2. The set of direct factors will always include: a) one or more factors that affected the nature of the effect, b) one or more factors that affected the magnitude (or intensity) of the effect, c) one or more factors that affected the location of the effect, and d) one or more [usually one] factor(s) that affected the timing of the effect. The first three categories of factors may be considered to be predisposing factors and the fourth may be considered to be precipitating.
3. The set of direct factors will always include: a) one or more set-up factors that establish the vulnerability for the effect, b) one or more [usually one] factor(s) that triggered the creation of the effect, c) one or more factors that made the effect as large [intense] as it was, and d) one or more factors that kept the magnitude [intensity] from being even greater.
4. The set of direct factors will always include: a) something that can be affected, b)something that can do the affecting, c) the proximity of the foregoing, d) the simultaneity of the first two, and e) the absence of any intervening separation between the first two. [This is the paradigm of "barrier analysis."]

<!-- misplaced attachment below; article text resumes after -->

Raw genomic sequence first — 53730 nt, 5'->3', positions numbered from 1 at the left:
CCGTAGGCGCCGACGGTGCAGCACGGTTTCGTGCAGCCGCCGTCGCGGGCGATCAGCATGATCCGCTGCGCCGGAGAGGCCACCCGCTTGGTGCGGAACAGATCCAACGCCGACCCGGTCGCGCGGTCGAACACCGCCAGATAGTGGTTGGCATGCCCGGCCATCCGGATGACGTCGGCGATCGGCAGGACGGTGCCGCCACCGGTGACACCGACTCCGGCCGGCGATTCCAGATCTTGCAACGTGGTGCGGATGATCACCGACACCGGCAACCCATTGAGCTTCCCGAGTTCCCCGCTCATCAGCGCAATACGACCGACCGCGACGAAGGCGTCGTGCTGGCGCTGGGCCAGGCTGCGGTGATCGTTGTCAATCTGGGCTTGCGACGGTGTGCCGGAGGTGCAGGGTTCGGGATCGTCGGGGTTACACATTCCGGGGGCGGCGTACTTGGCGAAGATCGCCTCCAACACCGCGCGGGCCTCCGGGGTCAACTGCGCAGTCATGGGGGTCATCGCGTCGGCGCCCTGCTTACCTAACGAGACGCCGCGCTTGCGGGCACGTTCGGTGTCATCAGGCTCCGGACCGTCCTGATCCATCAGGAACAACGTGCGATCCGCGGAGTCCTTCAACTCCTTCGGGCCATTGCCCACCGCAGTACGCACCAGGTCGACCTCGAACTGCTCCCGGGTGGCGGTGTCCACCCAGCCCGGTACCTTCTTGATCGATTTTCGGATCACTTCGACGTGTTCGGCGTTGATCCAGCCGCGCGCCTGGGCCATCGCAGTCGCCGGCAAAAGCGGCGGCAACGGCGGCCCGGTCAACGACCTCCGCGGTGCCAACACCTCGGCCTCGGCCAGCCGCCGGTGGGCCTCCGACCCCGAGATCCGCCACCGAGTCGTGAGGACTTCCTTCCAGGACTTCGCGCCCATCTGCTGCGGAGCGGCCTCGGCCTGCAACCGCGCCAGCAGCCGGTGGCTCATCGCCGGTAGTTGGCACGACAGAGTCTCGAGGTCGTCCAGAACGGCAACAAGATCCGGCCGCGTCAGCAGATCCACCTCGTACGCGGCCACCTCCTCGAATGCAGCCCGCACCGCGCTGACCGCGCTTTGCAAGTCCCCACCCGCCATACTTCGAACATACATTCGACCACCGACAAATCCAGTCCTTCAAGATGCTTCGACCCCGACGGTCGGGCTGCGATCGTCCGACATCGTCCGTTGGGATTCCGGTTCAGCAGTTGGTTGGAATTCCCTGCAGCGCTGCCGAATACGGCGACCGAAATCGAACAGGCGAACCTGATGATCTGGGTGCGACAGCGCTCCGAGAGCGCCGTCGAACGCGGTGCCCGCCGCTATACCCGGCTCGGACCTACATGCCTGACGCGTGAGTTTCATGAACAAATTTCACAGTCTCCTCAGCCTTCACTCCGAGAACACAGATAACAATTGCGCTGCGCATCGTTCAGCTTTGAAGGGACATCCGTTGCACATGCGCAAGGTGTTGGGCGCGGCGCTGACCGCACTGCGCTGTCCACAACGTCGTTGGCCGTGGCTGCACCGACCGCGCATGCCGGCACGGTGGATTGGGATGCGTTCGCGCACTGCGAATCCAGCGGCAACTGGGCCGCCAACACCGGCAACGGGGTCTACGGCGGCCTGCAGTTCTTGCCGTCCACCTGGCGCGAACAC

Toward ultimate factors in ordinary affairs
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Each proximate factor (proximate cause) is an effect. From the above it is known that each effect is the result of a set of proximate factors.
This establishes cascading expanding layers of deeper causation.
Each layer is described by answering the question, "What are the factors that affected each and every attribute of the effect being considered?"
By continuing to answer that question at deeper and deeper levels one approaches the ultimate factors.
Effect<--Proximate Factors<--Deeper Factors....<--Ultimate Factors
"Ultimate factors" are sometimes called "root causes."
- Ultimate causation explains traits in terms of evolutionary forces acting on them.
- Example: female animals often display preferences among male display traits, such as song. An ultimate explanation based on sexual selection states that females who display preferences have more vigorous or more attractive male offspring.
- Proximate causation explains biological function in terms of immediate physiological or environmental factors.